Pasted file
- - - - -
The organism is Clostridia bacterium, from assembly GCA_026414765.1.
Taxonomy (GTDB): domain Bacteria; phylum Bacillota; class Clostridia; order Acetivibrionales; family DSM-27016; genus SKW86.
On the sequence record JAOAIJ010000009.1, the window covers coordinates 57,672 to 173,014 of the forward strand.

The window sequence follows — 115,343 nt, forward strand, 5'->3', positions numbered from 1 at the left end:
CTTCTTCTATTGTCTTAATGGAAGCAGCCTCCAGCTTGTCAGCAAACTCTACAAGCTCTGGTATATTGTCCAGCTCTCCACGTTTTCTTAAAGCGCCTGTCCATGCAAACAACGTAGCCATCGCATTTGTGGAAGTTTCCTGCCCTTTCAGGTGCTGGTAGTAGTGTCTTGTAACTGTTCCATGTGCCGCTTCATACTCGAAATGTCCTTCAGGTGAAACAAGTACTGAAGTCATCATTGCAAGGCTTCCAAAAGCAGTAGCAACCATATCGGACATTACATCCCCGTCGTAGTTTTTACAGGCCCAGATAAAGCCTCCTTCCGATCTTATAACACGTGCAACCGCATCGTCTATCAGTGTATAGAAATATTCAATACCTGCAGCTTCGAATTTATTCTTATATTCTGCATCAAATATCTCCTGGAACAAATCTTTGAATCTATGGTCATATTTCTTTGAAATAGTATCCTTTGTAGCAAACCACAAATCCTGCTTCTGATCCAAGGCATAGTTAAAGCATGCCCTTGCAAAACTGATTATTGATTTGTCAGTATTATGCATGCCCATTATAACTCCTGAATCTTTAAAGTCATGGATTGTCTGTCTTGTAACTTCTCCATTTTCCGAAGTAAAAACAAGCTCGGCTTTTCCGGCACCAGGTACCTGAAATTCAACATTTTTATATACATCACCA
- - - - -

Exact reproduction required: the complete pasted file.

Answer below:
The organism is Clostridia bacterium, from assembly GCA_026414765.1.
Taxonomy (GTDB): domain Bacteria; phylum Bacillota; class Clostridia; order Acetivibrionales; family DSM-27016; genus SKW86.
On the sequence record JAOAIJ010000009.1, the window covers coordinates 57,672 to 173,014 of the forward strand.

The window sequence follows — 115,343 nt, forward strand, 5'->3', positions numbered from 1 at the left end:
CTTCTTCTATTGTCTTAATGGAAGCAGCCTCCAGCTTGTCAGCAAACTCTACAAGCTCTGGTATATTGTCCAGCTCTCCACGTTTTCTTAAAGCGCCTGTCCATGCAAACAACGTAGCCATCGCATTTGTGGAAGTTTCCTGCCCTTTCAGGTGCTGGTAGTAGTGTCTTGTAACTGTTCCATGTGCCGCTTCATACTCGAAATGTCCTTCAGGTGAAACAAGTACTGAAGTCATCATTGCAAGGCTTCCAAAAGCAGTAGCAACCATATCGGACATTACATCCCCGTCGTAGTTTTTACAGGCCCAGATAAAGCCTCCTTCCGATCTTATAACACGTGCAACCGCATCGTCTATCAGTGTATAGAAATATTCAATACCTGCAGCTTCGAATTTATTCTTATATTCTGCATCAAATATCTCCTGGAACAAATCTTTGAATCTATGGTCATATTTCTTTGAAATAGTATCCTTTGTAGCAAACCACAAATCCTGCTTCTGATCCAAGGCATAGTTAAAGCATGCCCTTGCAAAACTGATTATTGATTTGTCAGTATTATGCATGCCCATTATAACTCCTGAATCTTTAAAGTCATGGATTGTCTGTCTTGTAACTTCTCCATTTTCCGAAGTAAAAACAAGCTCGGCTTTTCCGGCACCAGGTACCTGAAATTCAACATTTTTATATACATCACCA